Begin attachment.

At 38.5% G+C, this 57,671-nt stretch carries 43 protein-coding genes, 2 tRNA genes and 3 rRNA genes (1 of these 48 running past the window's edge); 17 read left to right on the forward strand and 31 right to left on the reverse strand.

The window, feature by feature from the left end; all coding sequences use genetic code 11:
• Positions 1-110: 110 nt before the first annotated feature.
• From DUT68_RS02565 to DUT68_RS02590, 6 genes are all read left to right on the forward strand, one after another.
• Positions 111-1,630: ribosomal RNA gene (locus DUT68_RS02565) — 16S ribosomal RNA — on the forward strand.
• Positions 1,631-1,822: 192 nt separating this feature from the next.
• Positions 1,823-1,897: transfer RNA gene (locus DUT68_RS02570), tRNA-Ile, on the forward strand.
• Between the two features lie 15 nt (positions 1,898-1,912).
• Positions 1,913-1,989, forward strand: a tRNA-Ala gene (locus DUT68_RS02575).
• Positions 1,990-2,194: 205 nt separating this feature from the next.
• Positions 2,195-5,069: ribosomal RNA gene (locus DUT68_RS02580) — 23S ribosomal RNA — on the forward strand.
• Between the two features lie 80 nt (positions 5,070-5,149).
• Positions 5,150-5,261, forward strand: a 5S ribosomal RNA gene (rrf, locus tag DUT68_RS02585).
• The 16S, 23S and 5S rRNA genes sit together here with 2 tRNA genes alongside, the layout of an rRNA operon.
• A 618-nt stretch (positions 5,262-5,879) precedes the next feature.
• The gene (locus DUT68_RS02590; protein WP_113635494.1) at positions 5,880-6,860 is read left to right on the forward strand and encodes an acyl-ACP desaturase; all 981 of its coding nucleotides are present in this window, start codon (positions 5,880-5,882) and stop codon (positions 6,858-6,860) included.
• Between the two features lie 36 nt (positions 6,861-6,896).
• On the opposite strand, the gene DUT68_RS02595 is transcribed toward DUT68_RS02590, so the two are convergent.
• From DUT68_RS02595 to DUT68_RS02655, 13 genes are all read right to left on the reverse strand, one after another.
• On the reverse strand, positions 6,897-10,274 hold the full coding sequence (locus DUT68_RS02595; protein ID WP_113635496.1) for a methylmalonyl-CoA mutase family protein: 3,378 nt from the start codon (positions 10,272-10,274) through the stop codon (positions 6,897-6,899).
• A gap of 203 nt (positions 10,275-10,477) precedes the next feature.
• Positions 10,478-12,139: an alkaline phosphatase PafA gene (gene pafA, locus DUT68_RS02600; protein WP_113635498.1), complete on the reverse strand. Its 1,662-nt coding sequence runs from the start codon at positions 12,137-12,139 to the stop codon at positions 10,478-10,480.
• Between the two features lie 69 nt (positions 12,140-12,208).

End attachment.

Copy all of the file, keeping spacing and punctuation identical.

At 38.5% G+C, this 57,671-nt stretch carries 43 protein-coding genes, 2 tRNA genes and 3 rRNA genes (1 of these 48 running past the window's edge); 17 read left to right on the forward strand and 31 right to left on the reverse strand.

The window, feature by feature from the left end; all coding sequences use genetic code 11:
• Positions 1-110: 110 nt before the first annotated feature.
• From DUT68_RS02565 to DUT68_RS02590, 6 genes are all read left to right on the forward strand, one after another.
• Positions 111-1,630: ribosomal RNA gene (locus DUT68_RS02565) — 16S ribosomal RNA — on the forward strand.
• Positions 1,631-1,822: 192 nt separating this feature from the next.
• Positions 1,823-1,897: transfer RNA gene (locus DUT68_RS02570), tRNA-Ile, on the forward strand.
• Between the two features lie 15 nt (positions 1,898-1,912).
• Positions 1,913-1,989, forward strand: a tRNA-Ala gene (locus DUT68_RS02575).
• Positions 1,990-2,194: 205 nt separating this feature from the next.
• Positions 2,195-5,069: ribosomal RNA gene (locus DUT68_RS02580) — 23S ribosomal RNA — on the forward strand.
• Between the two features lie 80 nt (positions 5,070-5,149).
• Positions 5,150-5,261, forward strand: a 5S ribosomal RNA gene (rrf, locus tag DUT68_RS02585).
• The 16S, 23S and 5S rRNA genes sit together here with 2 tRNA genes alongside, the layout of an rRNA operon.
• A 618-nt stretch (positions 5,262-5,879) precedes the next feature.
• The gene (locus DUT68_RS02590; protein WP_113635494.1) at positions 5,880-6,860 is read left to right on the forward strand and encodes an acyl-ACP desaturase; all 981 of its coding nucleotides are present in this window, start codon (positions 5,880-5,882) and stop codon (positions 6,858-6,860) included.
• Between the two features lie 36 nt (positions 6,861-6,896).
• On the opposite strand, the gene DUT68_RS02595 is transcribed toward DUT68_RS02590, so the two are convergent.
• From DUT68_RS02595 to DUT68_RS02655, 13 genes are all read right to left on the reverse strand, one after another.
• On the reverse strand, positions 6,897-10,274 hold the full coding sequence (locus DUT68_RS02595; protein ID WP_113635496.1) for a methylmalonyl-CoA mutase family protein: 3,378 nt from the start codon (positions 10,272-10,274) through the stop codon (positions 6,897-6,899).
• A gap of 203 nt (positions 10,275-10,477) precedes the next feature.
• Positions 10,478-12,139: an alkaline phosphatase PafA gene (gene pafA, locus DUT68_RS02600; protein WP_113635498.1), complete on the reverse strand. Its 1,662-nt coding sequence runs from the start codon at positions 12,137-12,139 to the stop codon at positions 10,478-10,480.
• Between the two features lie 69 nt (positions 12,140-12,208).